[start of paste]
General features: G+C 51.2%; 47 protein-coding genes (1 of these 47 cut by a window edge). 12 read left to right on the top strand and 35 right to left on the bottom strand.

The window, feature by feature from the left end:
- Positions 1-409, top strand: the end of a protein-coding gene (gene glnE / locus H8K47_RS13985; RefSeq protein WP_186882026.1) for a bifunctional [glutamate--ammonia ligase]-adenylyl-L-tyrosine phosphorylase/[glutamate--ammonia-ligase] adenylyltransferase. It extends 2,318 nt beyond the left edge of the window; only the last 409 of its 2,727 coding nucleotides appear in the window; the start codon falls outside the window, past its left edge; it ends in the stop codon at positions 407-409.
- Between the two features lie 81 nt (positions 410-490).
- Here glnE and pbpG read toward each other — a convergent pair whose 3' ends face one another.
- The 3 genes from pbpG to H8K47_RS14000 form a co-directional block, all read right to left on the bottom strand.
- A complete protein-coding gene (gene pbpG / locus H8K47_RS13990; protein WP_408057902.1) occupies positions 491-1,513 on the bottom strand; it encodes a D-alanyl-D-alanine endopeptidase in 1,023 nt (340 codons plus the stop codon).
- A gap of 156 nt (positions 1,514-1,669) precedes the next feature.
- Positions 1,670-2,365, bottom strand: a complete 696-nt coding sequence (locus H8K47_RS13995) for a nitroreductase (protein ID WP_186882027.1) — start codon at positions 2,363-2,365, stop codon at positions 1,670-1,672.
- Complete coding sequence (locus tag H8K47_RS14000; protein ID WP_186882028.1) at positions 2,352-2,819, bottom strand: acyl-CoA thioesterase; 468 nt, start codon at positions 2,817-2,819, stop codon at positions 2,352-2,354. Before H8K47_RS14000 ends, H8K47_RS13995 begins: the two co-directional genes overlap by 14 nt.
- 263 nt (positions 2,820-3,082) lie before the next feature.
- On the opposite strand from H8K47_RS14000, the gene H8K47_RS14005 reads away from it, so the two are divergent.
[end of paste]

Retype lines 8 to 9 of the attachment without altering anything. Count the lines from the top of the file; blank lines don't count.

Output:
- A gap of 156 nt (positions 1,514-1,669) precedes the next feature.
- Positions 1,670-2,365, bottom strand: a complete 696-nt coding sequence (locus H8K47_RS13995) for a nitroreductase (protein ID WP_186882027.1) — start codon at positions 2,363-2,365, stop codon at positions 1,670-1,672.